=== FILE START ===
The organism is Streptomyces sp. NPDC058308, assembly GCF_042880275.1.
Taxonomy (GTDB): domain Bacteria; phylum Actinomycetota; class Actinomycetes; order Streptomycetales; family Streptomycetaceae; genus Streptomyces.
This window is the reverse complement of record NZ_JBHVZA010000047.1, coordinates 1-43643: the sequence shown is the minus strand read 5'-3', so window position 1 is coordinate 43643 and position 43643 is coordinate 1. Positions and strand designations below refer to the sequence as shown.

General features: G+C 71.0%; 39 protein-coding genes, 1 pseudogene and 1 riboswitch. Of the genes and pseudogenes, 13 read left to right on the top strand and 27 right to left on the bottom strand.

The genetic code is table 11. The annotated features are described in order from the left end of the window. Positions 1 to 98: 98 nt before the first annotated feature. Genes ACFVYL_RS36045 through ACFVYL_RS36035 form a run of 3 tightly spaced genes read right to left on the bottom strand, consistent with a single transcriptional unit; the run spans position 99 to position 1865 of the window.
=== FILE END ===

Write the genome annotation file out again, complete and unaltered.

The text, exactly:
The organism is Streptomyces sp. NPDC058308, assembly GCF_042880275.1.
Taxonomy (GTDB): domain Bacteria; phylum Actinomycetota; class Actinomycetes; order Streptomycetales; family Streptomycetaceae; genus Streptomyces.
This window is the reverse complement of record NZ_JBHVZA010000047.1, coordinates 1-43643: the sequence shown is the minus strand read 5'-3', so window position 1 is coordinate 43643 and position 43643 is coordinate 1. Positions and strand designations below refer to the sequence as shown.

General features: G+C 71.0%; 39 protein-coding genes, 1 pseudogene and 1 riboswitch. Of the genes and pseudogenes, 13 read left to right on the top strand and 27 right to left on the bottom strand.

The genetic code is table 11. The annotated features are described in order from the left end of the window. Positions 1 to 98: 98 nt before the first annotated feature. Genes ACFVYL_RS36045 through ACFVYL_RS36035 form a run of 3 tightly spaced genes read right to left on the bottom strand, consistent with a single transcriptional unit; the run spans position 99 to position 1865 of the window.